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Six Truths of Olympic Weightlifting Technique

20/11/2017


Proper technique is incredibly important when dealing with the heavy weights used during Olympic weightlifting, which is why you need to commit these six important truths to memory and make sure you live (and lift) by them.

  1. Balance Must Be Over the Feet

If the system’s balance doesn’t rest over the feet, the combined weight of bar and lifter isn’t supported. You’ll move during the lift, but don’t diverge too much. If you move a lot, such as during a snatch or clean with a backward or forward jump, make sure you re-establish the proper balance as quickly as possible to prevent falling over.

  1. Barbell and Lifter Must Be Close

This should be obvious, but it’s a truth often violated. The closer the bar is, the easier it is to lift, and that’s magnified during complex movements. Bringing the barbell as close as possible to the lifter without making contact allows for explosive action while optimizing safety.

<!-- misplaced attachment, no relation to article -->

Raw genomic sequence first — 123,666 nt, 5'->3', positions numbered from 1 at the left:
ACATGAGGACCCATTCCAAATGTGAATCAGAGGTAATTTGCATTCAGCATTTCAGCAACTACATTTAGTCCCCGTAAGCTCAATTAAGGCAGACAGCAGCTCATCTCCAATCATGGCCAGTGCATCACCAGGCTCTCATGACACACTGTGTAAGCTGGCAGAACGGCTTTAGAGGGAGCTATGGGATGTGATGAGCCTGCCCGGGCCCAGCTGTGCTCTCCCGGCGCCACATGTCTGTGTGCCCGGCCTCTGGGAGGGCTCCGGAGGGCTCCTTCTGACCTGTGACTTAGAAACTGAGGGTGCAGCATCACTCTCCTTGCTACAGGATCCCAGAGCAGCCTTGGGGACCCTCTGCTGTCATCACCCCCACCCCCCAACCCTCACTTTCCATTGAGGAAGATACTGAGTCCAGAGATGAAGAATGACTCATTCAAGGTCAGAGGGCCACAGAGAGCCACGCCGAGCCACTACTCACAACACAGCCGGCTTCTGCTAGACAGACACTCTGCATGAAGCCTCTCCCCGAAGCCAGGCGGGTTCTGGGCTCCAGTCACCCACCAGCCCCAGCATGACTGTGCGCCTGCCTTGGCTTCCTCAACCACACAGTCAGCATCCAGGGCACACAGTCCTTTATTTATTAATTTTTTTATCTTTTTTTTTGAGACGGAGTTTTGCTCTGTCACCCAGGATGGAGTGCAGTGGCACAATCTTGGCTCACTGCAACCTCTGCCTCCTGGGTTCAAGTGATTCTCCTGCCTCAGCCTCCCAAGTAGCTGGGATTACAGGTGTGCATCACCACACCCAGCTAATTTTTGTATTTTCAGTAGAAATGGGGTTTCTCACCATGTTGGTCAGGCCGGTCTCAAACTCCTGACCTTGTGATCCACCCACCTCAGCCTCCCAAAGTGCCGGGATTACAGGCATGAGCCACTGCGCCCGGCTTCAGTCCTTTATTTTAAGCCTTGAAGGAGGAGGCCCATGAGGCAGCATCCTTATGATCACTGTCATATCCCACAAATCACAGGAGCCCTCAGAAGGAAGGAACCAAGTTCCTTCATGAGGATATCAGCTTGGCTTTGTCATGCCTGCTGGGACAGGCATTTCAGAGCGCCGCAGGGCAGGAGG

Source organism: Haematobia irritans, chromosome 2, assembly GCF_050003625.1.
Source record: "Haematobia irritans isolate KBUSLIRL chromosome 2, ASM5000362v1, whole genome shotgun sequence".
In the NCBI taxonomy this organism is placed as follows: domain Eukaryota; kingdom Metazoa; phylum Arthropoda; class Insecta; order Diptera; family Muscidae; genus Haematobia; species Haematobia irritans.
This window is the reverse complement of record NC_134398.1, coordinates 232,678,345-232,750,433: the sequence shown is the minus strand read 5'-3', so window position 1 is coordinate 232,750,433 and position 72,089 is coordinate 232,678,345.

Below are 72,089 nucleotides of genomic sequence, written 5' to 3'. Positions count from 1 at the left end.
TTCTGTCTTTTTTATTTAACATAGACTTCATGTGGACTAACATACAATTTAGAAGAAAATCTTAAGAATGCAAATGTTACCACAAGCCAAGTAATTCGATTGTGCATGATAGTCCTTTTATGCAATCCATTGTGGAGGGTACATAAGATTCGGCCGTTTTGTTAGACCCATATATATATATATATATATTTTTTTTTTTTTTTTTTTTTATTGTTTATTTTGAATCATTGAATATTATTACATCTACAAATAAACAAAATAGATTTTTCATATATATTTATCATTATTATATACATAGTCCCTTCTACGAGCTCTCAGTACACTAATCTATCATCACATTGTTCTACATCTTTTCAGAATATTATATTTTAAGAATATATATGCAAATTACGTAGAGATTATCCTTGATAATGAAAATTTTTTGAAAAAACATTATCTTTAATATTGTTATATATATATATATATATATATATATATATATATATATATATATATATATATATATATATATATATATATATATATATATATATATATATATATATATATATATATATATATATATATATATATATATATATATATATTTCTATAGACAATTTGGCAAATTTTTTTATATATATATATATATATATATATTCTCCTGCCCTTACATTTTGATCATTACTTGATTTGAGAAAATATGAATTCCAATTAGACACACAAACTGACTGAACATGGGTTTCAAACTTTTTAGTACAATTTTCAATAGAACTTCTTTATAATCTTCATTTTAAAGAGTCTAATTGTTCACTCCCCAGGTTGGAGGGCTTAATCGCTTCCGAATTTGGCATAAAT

1. Waste No Time at the Top of the Pull

The time your body spends in the extended position that follows the moment of maximal acceleration is limited by your ability to relocate under the bar. Whether you want to improve power or form, you need to make sure you can transition between accelerating the bar upwards and bringing the body downwards as quickly as possible.

  1. Relocation is Active

Some people fail to make the pull or push under the bar as aggressive as the move to push it upward, and that’s a real mistake. There is no falling, dropping, or catching involved in effective lifting – instead, there is pulling, pushing, squatting, and splitting. If you lack aggression during the relocation phase, you’re not reaching your full potential.

  1. The Receiving Position Should Be Stable and Strong

You can argue all you want about some things, but what really matters is that you establish the best receiving position to support the weight and stand up with it. This commonly revolves more around personal preference and anatomical idiosyncrasies. Focus on what works for you.

  1. Consistency is Most Important

You’ll never find two lifters who lift exactly the same way. Styles do differ, for better or worse. In the long term, what’s more important than maintaining absolutely perfect form is maintaining consistency. Your body doesn’t need any surprises – again, do what works for you.